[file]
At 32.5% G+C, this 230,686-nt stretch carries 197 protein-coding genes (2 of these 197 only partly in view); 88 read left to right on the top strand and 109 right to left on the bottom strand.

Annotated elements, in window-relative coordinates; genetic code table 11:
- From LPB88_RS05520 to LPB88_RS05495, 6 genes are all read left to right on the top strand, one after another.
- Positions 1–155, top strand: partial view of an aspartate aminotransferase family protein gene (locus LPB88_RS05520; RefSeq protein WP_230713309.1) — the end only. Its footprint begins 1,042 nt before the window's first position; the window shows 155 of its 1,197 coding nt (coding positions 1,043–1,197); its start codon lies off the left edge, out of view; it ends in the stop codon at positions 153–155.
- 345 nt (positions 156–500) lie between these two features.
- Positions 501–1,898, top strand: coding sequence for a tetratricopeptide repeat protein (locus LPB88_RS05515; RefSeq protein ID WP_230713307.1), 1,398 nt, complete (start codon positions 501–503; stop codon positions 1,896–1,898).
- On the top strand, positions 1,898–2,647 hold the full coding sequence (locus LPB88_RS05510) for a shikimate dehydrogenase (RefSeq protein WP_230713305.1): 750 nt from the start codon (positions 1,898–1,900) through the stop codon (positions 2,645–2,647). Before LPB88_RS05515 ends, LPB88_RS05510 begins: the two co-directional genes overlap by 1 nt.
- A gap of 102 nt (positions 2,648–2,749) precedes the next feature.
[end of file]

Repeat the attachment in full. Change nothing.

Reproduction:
At 32.5% G+C, this 230,686-nt stretch carries 197 protein-coding genes (2 of these 197 only partly in view); 88 read left to right on the top strand and 109 right to left on the bottom strand.

Annotated elements, in window-relative coordinates; genetic code table 11:
- From LPB88_RS05520 to LPB88_RS05495, 6 genes are all read left to right on the top strand, one after another.
- Positions 1–155, top strand: partial view of an aspartate aminotransferase family protein gene (locus LPB88_RS05520; RefSeq protein WP_230713309.1) — the end only. Its footprint begins 1,042 nt before the window's first position; the window shows 155 of its 1,197 coding nt (coding positions 1,043–1,197); its start codon lies off the left edge, out of view; it ends in the stop codon at positions 153–155.
- 345 nt (positions 156–500) lie between these two features.
- Positions 501–1,898, top strand: coding sequence for a tetratricopeptide repeat protein (locus LPB88_RS05515; RefSeq protein ID WP_230713307.1), 1,398 nt, complete (start codon positions 501–503; stop codon positions 1,896–1,898).
- On the top strand, positions 1,898–2,647 hold the full coding sequence (locus LPB88_RS05510) for a shikimate dehydrogenase (RefSeq protein WP_230713305.1): 750 nt from the start codon (positions 1,898–1,900) through the stop codon (positions 2,645–2,647). Before LPB88_RS05515 ends, LPB88_RS05510 begins: the two co-directional genes overlap by 1 nt.
- A gap of 102 nt (positions 2,648–2,749) precedes the next feature.